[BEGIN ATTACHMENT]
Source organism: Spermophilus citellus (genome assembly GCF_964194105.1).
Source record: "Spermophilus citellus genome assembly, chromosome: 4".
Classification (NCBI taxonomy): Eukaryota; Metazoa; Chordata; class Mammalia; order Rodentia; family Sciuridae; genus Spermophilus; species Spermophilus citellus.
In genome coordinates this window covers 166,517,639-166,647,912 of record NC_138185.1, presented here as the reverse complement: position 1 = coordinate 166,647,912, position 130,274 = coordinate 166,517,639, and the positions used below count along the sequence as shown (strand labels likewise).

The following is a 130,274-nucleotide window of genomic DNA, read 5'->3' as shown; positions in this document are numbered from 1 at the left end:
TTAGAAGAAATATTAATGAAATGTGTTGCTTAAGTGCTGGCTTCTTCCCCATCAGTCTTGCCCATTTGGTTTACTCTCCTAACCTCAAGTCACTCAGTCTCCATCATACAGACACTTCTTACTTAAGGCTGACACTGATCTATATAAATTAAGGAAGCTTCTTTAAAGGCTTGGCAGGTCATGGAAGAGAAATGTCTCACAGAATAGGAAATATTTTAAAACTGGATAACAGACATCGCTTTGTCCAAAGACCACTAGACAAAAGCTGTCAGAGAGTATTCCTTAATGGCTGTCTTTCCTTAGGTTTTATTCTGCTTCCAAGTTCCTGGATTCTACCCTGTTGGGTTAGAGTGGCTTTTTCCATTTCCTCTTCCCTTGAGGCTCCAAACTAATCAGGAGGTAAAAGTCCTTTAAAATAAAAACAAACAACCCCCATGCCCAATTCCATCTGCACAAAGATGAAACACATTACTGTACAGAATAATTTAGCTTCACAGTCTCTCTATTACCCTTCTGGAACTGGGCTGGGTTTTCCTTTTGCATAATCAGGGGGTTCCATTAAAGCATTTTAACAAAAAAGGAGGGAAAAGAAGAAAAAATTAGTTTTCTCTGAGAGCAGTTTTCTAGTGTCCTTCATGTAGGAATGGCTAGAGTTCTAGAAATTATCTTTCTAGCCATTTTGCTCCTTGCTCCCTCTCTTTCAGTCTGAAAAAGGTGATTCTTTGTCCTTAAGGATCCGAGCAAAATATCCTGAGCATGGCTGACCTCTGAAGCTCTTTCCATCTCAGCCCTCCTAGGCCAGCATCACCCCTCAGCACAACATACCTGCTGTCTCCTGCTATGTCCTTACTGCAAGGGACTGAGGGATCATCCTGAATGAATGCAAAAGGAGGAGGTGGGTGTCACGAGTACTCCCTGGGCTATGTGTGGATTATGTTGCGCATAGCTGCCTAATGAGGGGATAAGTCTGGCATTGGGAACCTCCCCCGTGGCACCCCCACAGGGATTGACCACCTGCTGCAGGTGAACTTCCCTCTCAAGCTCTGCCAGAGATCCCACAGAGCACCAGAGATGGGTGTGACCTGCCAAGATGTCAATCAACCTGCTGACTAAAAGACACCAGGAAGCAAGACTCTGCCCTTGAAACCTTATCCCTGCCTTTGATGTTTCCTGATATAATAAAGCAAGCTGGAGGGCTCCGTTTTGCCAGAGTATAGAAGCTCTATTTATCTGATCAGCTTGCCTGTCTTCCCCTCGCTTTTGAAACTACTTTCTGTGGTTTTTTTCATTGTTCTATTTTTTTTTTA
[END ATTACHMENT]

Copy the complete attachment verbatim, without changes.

Source organism: Spermophilus citellus (genome assembly GCF_964194105.1).
Source record: "Spermophilus citellus genome assembly, chromosome: 4".
Classification (NCBI taxonomy): Eukaryota; Metazoa; Chordata; class Mammalia; order Rodentia; family Sciuridae; genus Spermophilus; species Spermophilus citellus.
In genome coordinates this window covers 166,517,639-166,647,912 of record NC_138185.1, presented here as the reverse complement: position 1 = coordinate 166,647,912, position 130,274 = coordinate 166,517,639, and the positions used below count along the sequence as shown (strand labels likewise).

The following is a 130,274-nucleotide window of genomic DNA, read 5'->3' as shown; positions in this document are numbered from 1 at the left end:
TTAGAAGAAATATTAATGAAATGTGTTGCTTAAGTGCTGGCTTCTTCCCCATCAGTCTTGCCCATTTGGTTTACTCTCCTAACCTCAAGTCACTCAGTCTCCATCATACAGACACTTCTTACTTAAGGCTGACACTGATCTATATAAATTAAGGAAGCTTCTTTAAAGGCTTGGCAGGTCATGGAAGAGAAATGTCTCACAGAATAGGAAATATTTTAAAACTGGATAACAGACATCGCTTTGTCCAAAGACCACTAGACAAAAGCTGTCAGAGAGTATTCCTTAATGGCTGTCTTTCCTTAGGTTTTATTCTGCTTCCAAGTTCCTGGATTCTACCCTGTTGGGTTAGAGTGGCTTTTTCCATTTCCTCTTCCCTTGAGGCTCCAAACTAATCAGGAGGTAAAAGTCCTTTAAAATAAAAACAAACAACCCCCATGCCCAATTCCATCTGCACAAAGATGAAACACATTACTGTACAGAATAATTTAGCTTCACAGTCTCTCTATTACCCTTCTGGAACTGGGCTGGGTTTTCCTTTTGCATAATCAGGGGGTTCCATTAAAGCATTTTAACAAAAAAGGAGGGAAAAGAAGAAAAAATTAGTTTTCTCTGAGAGCAGTTTTCTAGTGTCCTTCATGTAGGAATGGCTAGAGTTCTAGAAATTATCTTTCTAGCCATTTTGCTCCTTGCTCCCTCTCTTTCAGTCTGAAAAAGGTGATTCTTTGTCCTTAAGGATCCGAGCAAAATATCCTGAGCATGGCTGACCTCTGAAGCTCTTTCCATCTCAGCCCTCCTAGGCCAGCATCACCCCTCAGCACAACATACCTGCTGTCTCCTGCTATGTCCTTACTGCAAGGGACTGAGGGATCATCCTGAATGAATGCAAAAGGAGGAGGTGGGTGTCACGAGTACTCCCTGGGCTATGTGTGGATTATGTTGCGCATAGCTGCCTAATGAGGGGATAAGTCTGGCATTGGGAACCTCCCCCGTGGCACCCCCACAGGGATTGACCACCTGCTGCAGGTGAACTTCCCTCTCAAGCTCTGCCAGAGATCCCACAGAGCACCAGAGATGGGTGTGACCTGCCAAGATGTCAATCAACCTGCTGACTAAAAGACACCAGGAAGCAAGACTCTGCCCTTGAAACCTTATCCCTGCCTTTGATGTTTCCTGATATAATAAAGCAAGCTGGAGGGCTCCGTTTTGCCAGAGTATAGAAGCTCTATTTATCTGATCAGCTTGCCTGTCTTCCCCTCGCTTTTGAAACTACTTTCTGTGGTTTTTTTCATTGTTCTATTTTTTTTTTA